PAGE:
"The U.S. Food and Drug Administration announced today that injectable drugs used in total parenteral nutrition (TPN) in critical shortage will be imported into the United States and available to patients this week.
TPN is an intravenous"...
The pharmacological effect of Metopirone (metyrapone) is to reduce cortisol and corticosterone production by inhibiting the 11-β-hydroxylation reaction in the adrenal cortex. Removal of the strong inhibitory feedback mechanism exerted by cortisol results in an increase in adrenocorticotropic hormone (ACTH) production by the pituitary. With continued blockade of the enzymatic steps leading to production of cortisol and corticosterone, there is a marked increase in adrenocortical secretion of their immediate precursors, 11-desoxycortisol and desoxycorticosterone, which are weak suppressors of ACTH release, and a corresponding elevation of these steroids in the plasma and of their metabolites in the urine. These metabolites are readily determined by measuring urinary 17-hydroxycorticosteroids (17-OHCS) or 17-ketogenic steroids (17-KGS).
Because of these actions, Metopirone (metyrapone) is used as a diagnostic test, with urinary 17-OHCS measured as an index of pituitary ACTH responsiveness. Metopirone (metyrapone) may also suppress biosynthesis of aldosterone, resulting in a mild natriuresis.
The response to Metopirone (metyrapone) does not occur immediately. Following oral administration, peak steroid excretion occurs during the subsequent 24-hour period.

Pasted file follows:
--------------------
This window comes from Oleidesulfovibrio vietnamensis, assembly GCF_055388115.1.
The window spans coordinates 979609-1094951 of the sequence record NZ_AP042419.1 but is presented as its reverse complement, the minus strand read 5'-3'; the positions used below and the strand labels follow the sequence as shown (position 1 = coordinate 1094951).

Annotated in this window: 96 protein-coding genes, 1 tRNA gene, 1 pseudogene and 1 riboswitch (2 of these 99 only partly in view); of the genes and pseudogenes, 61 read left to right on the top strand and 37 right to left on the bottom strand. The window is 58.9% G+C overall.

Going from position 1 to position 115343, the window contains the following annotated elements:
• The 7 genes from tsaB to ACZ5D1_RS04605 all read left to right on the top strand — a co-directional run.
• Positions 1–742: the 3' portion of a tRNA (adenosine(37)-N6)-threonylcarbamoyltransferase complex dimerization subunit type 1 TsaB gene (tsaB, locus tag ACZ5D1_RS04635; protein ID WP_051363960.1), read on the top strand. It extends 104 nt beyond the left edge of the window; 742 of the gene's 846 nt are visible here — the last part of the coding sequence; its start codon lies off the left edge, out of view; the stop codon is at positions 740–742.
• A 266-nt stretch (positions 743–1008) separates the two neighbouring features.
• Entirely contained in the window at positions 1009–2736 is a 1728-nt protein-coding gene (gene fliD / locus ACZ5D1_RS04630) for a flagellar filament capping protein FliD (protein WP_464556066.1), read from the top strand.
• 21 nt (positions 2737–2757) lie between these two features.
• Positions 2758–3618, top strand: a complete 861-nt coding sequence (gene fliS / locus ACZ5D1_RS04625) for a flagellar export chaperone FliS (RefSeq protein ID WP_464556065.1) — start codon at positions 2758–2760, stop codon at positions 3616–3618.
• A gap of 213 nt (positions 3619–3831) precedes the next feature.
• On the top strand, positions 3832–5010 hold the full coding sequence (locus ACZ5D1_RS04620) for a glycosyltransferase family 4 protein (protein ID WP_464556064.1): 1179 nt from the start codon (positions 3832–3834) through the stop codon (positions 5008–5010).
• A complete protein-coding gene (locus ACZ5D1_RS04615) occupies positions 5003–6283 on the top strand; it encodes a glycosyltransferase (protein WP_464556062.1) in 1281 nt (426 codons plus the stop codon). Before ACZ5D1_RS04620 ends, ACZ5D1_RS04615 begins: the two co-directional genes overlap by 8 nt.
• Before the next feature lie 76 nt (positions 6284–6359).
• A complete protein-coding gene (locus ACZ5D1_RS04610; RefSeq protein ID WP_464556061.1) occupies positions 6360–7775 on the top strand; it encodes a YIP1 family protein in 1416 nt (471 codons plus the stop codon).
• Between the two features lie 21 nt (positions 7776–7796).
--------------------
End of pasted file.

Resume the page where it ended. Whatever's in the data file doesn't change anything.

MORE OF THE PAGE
Metopirone (metyrapone) is absorbed rapidly and well when administered orally as prescribed. Peak plasma concentrations are usually reached 1 hour after administration. After administration of 750 mg, mean peak plasma concentrations are 3.7 µg/mL, falling to 0.5 µg/mL 4 hours after administration. Following a single 2000-mg dose, mean peak plasma concentrations of metyrapone in plasma are 7.3 µg/mL.
The major biotransformation is reduction of the ketone to metyrapol, an active alcohol metabolite. Eight hours after a single oral dose, the ratio of metyrapone to metyrapol in the plasma is 1:1.5. Metyrapone and metyrapol are both conjugated with glucuronide.
Metyrapone is rapidly eliminated from the plasma. The mean ± SD terminal elimination half-life is 1.9 ± 0.7 hours. Metyrapol takes about twice as long as metyrapone to be eliminated from the plasma. After administration of 4.5 g metyrapone (750 mg every 4 hours), an average of 5.3% of the dose was excreted in the urine in the form of metyrapone (9.2% free and 90.8% as glucuronide) and 38.5% in the form of metyrapol (8.1% free and 91.9% as glucuronide) within 72 hours after the first dose was given.
Last reviewed on RxList: 12/14/2010
This monograph has been modified to include the generic and brand name in many instances.
Additional Metopirone Information
- Metopirone Drug Interactions Center: metyrapone oral
- Metopirone Side Effects Center
- Metopirone Overview including Precautions
- Metopirone FDA Approved Prescribing Information including Dosage
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